Get In Trouble with the SEC — You’re In Trouble with CFP Board

CFP® Certificants in the News

CFP® certificants licensed to sell securities are subject to SEC’s Regulation Best Interest (Reg BI) if they make recommendations to retail customers. This article illustrates the reach of Reg BI into potential CFP Board discipline. Here’s the game plan:

  • Identify key terms,
  • Disclose SEC involvement in a Reg BI violation, and
  • Demonstrate how SEC discipline can incur CFP Board discipline.

Key Terms


According to the SEC, “Regulation Best Interest expressly applies to account recommendations including recommendations of securities account types generally (e.g., to open an IRA or other brokerage account, or an advisory account), as well as recommendations to roll over or transfer assets from one type of account to another (e.g., from a workplace retirement plan account to an IRA).”

The SEC further advises that “Account recommendations will almost always involve a securities transaction (such as a securities purchase, sale or exchange), and thus would generally be subject to Regulation Best Interest…”

Retail Customer

The SEC defines a retail customer as a natural person, or the legal representative of such natural person, who:

  • Receives a recommendation of any securities transaction or investment strategy involving securities from a broker-dealer, and
  • Uses the recommendation primarily for personal, family, or household purposes.

SEC Allegation

The SEC — in its first-ever major Reg BI regulatory action — charged a certificant and others licensed to sell securities with violating Reg BI. The defendants allegedly recommended and sold over $13 million in highly speculative L Bonds1 to retail investors, thus placing the defendants squarely in the cross hairs of Reg BI enforcement. The certificant and other defendants violated the “care obligation” requirement under Reg BI according to the SEC. The SEC charge asks for permanent injunctions, disgorgement of profits, prejudgment interest, and civil penalties against the defendants.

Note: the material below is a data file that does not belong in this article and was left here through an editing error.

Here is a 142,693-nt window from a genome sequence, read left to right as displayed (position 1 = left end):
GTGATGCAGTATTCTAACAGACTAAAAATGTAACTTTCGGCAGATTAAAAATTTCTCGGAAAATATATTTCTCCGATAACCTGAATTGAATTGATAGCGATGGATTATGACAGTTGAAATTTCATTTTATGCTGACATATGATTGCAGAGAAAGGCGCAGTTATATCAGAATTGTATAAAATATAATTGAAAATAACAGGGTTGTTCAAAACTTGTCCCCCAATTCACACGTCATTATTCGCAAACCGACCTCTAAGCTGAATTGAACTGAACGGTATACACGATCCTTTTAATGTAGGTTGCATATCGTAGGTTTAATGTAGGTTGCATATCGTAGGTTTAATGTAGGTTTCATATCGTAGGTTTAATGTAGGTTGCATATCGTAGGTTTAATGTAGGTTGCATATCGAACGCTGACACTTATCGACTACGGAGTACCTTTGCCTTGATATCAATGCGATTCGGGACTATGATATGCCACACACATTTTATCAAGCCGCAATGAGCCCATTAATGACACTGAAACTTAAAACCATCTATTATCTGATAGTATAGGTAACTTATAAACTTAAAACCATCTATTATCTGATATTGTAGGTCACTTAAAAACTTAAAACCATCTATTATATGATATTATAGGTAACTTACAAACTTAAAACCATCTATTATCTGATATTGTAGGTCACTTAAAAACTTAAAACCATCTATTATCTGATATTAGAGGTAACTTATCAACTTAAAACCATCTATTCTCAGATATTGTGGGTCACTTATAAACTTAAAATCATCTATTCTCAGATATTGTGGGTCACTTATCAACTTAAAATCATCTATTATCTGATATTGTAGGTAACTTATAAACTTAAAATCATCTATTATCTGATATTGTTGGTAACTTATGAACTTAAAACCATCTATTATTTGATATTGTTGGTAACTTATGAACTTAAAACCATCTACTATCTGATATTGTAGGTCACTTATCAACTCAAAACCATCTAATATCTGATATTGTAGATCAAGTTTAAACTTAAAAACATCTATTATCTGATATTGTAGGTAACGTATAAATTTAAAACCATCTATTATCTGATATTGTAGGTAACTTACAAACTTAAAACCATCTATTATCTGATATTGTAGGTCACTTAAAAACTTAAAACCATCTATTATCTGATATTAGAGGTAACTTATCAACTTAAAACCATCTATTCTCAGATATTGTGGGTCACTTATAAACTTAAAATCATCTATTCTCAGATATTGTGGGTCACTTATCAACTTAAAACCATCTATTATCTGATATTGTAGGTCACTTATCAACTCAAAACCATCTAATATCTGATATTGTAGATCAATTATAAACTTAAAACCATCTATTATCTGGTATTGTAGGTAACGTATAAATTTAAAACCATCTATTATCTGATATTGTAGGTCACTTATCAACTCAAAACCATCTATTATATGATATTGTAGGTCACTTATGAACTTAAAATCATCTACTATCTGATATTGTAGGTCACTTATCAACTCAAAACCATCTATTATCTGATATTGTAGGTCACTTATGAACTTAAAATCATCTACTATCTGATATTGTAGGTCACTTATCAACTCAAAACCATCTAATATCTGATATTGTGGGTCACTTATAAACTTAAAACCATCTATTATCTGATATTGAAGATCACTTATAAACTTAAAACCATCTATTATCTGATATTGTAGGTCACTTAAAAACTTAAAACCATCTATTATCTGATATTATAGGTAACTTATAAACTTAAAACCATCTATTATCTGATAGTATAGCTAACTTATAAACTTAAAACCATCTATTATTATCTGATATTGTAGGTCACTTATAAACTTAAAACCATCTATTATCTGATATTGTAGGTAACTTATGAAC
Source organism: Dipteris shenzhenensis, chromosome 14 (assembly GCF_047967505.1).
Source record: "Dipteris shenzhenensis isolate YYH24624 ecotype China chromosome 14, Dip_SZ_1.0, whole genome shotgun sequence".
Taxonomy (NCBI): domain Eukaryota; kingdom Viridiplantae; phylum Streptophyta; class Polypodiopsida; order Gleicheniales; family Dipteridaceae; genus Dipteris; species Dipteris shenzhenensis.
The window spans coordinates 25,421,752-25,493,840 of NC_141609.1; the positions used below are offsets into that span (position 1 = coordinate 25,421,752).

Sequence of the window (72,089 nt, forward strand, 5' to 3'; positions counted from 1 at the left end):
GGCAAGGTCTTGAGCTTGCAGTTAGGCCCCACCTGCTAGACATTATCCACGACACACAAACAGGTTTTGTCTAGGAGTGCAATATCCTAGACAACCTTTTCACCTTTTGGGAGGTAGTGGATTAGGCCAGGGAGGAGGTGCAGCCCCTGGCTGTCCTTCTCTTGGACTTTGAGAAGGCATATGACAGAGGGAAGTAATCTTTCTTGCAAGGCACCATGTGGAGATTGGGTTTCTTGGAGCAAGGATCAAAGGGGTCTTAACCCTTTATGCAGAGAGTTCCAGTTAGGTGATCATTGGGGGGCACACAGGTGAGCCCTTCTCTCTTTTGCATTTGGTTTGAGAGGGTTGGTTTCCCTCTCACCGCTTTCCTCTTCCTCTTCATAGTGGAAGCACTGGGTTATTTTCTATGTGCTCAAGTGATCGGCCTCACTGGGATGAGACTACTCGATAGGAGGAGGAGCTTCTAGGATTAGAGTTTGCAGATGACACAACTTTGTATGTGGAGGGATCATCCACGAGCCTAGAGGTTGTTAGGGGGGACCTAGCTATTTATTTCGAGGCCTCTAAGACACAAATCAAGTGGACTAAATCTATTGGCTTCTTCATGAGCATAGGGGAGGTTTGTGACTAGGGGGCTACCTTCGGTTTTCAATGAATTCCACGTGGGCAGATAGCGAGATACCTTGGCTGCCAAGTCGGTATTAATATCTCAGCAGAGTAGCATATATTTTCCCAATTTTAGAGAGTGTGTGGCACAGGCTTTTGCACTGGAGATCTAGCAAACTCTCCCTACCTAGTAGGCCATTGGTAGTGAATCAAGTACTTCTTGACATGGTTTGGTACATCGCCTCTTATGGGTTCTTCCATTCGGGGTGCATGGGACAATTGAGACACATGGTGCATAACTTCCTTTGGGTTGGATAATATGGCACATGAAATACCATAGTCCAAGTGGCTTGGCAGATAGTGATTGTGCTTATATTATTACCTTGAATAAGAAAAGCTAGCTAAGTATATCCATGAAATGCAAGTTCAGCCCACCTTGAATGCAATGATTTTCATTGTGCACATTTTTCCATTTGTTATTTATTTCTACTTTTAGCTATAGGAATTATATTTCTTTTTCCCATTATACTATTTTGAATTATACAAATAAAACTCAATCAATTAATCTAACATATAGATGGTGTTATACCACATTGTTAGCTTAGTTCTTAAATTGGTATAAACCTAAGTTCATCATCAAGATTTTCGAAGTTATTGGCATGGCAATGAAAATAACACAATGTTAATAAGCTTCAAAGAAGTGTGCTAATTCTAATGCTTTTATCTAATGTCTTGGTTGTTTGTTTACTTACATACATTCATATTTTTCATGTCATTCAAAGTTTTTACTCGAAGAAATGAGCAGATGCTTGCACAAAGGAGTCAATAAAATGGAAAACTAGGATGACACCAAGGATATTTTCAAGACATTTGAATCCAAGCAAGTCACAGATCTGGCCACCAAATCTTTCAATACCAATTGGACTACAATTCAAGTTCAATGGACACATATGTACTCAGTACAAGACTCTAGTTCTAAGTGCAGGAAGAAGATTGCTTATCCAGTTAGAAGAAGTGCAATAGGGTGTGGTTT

CFP Board Discipline

According to an article written by John Padalka and published in The Financial Advisor,2The Certified Financial Planner Board of Standards says it has suspended a veteran financial advisor charged earlier this month with violations of the Securities and Exchange Commission’s Regulation Best Interest. CFP Board says it issued an interim suspension on the certificant effective as of June 21. During the interim suspension, [the certificant] is barred from using his CFP certification or suggesting that he’s a CFP professional, according to the Board. The interim suspension stays in place until the Board’s disciplinary and ethics commission issues a final order, or, in case of an appeal, a final order from the CFP Board's appeals commission, CFP Board says.”

The Moral of the Story

Regulatory actions from any other professional regulatory body can have ripple effects that threaten a CFP® certificant’s right to display the CFP® mark. No matter the regulation, as long as our moral compass points to “do unto others as you would have them do unto you,” a certificant adds to the honor and respect accorded to the CFP® certification rather than fighting misconduct allegations.

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The information presented herein is provided purely for educational purposes and to raise awareness of these issues; it is not meant to provide and should not be used to provide compliance, investment, tax, estate, insurance, or retirement planning advice of any kind. An experienced and credentialed professional should advise with respect to the issues discussed herein. There are variations, alternatives, and exceptions to this material that could not be covered within the scope of this article.

1 L Bonds are considered high risk because they are illiquid, unregistered securities used to fund the purchase and subsequent premium payments of life insurance contracts.

2 Retrieved from